Nineteen recommendations from NSW Inquiry into LGBTIQ Hate Crimes

Special Commission of Inquiry into LGBTIQ hate crimes
Image: ABC News

The long-awaited report from a Special Commission of Inquiry into LGBTIQ hate crimes in NSW has made 19 recommendations.

The more than 3500-page final report contains seven recommendations relating to specific cases, as well as 12 recommendations relating to investigative and record management practices and procedures, including:

  • Establishment of a review or audit by NSW Police of all unsolved homicides for the period 1970 to 2010, including review of exhibits and those that should be submitted for forensic testing in light of possible technological advances.
  • Several recommendations relating to the enhancement of the Unsolved Homicide Team (UHT) including a review of practices, procedures and resourcing of the UHT, and provision of training.
  • Implementation of mandatory and ongoing training for NSW Police officers concerning the LGBTIQ community, including in relation to LGBTIQ bias crime, conscious and unconscious bias in investigations, and the engagement of appropriately qualified experts to ensure international best practice in NSW.

In particular, the Inquiry looked into the 88 deaths or suspected deaths of men potentially motivated by gay hate bias that were investigated by Strike Force Parrabell.

In a series of public hearings, the deaths of 32 people were examined in detail.

The Inquiry also looked at social, legal and cultural factors affecting the LGBTIQ community, as well as the nature of the relationship between the LGBTIQ community and the NSW Police Force over the 40-year period.

In the course of its work, the Inquiry examined more than 150,000 documents, issued more than 400 summonses, made public appeals for information, and held public and private hearings.

“The comprehensive work undertaken by the Inquiry has shone a light on some of the darkest events in our state’s history,” NSW Attorney-General Michael Daley said.

“I know many members of our community have been deeply impacted by the events examined by the Inquiry and the reopening of wounds that has been a difficult but necessary part of this process.”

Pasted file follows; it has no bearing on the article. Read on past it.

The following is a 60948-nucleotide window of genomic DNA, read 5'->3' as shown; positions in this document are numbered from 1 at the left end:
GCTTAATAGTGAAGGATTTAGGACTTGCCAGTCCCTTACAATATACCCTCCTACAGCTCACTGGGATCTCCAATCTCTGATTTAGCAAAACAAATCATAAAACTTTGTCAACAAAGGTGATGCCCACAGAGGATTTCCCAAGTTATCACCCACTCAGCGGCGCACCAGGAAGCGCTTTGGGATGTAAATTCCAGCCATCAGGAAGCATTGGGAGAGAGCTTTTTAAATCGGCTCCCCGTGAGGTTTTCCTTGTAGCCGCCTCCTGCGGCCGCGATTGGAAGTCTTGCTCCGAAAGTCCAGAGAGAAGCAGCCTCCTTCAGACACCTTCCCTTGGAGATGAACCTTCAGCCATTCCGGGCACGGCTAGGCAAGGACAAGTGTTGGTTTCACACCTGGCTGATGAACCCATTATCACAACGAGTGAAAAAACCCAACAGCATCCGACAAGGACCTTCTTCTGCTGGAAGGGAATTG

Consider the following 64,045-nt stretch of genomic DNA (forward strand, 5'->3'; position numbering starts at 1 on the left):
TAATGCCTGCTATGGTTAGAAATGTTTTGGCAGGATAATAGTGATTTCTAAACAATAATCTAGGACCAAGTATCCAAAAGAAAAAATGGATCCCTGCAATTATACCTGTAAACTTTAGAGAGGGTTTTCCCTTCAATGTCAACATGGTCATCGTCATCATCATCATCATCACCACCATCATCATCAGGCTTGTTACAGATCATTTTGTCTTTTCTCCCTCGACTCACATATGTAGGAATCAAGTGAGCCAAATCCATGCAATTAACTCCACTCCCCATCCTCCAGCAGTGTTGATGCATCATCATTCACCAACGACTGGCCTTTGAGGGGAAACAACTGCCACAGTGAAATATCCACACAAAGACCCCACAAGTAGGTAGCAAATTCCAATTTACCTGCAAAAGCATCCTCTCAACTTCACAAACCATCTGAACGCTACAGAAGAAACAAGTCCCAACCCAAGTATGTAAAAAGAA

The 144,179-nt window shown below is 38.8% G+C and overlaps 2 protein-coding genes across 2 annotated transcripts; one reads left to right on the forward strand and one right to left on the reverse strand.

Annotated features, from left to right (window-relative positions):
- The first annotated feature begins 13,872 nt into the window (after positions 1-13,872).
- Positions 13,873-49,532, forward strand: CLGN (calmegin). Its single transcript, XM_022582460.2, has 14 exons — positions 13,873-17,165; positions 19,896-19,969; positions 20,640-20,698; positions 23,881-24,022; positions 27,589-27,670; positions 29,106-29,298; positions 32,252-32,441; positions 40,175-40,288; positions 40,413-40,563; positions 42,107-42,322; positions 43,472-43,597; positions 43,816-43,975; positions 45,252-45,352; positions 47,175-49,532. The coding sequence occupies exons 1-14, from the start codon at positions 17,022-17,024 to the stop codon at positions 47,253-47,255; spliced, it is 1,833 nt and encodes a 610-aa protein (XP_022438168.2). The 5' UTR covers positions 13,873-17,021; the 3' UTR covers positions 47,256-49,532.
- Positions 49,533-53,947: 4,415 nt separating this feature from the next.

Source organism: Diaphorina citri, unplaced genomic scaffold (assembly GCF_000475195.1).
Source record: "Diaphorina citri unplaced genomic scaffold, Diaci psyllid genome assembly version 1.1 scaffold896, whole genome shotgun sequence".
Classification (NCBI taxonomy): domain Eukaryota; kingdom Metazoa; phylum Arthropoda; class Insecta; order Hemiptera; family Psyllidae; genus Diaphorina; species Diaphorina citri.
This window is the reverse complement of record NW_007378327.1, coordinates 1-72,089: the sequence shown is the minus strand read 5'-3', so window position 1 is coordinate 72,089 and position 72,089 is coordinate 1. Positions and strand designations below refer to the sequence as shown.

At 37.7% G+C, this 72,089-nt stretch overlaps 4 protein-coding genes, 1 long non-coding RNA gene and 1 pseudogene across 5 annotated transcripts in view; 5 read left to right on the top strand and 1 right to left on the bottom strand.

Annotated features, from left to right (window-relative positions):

“We hope that in a small way, this process will have provided some level of closure and healing.”

“Our work here is far from over and our focus now shifts to ensuring we deliver a meaningful and decisive response., We owe nothing less to victims, their families and friends.”

“I thank all of those who came forward with information or otherwise assisted the Inquiry – for your contributions and staunch advocacy for partners, family members, friends and community,” NSW Premier Chris Minns said.

“It takes courage to relive the traumatic experiences you have shared as partners, family and friends who have lost loved ones, and as a community that has suffered unimaginable injustice.”

“Thank you also to Commissioner Sackar and the entire Inquiry team for your tireless work in pursuing justice for the victims of these crimes.”

Premier Chris Minns said the NSW government “will now take the time required to thoroughly consider the Commission’s report.”

If you need someone to talk to, help is available from QLife on 1800 184 527 or online at, Lifeline on 13 11 14, Kids Helpline on 1800 55 1800, or beyondblue on 1300 22 4636.

Read more:

Scott Johnson’s family: ‘We never let him go’

Police blasted in last hearing of NSW Hate Crimes Inquiry

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Sarah Davison
Sarah Davison

After working in print and radio, Sarah has joined the team at QNews to expand their coverage into South Australia. Sarah has a Bachelor's Degree in Psychology, and a Masters in Journalism, Media, and Communications. Get in touch:

QNews, Brisbane Gay, App, Gay App, LGBTI, LGBTI News, Gay Australia

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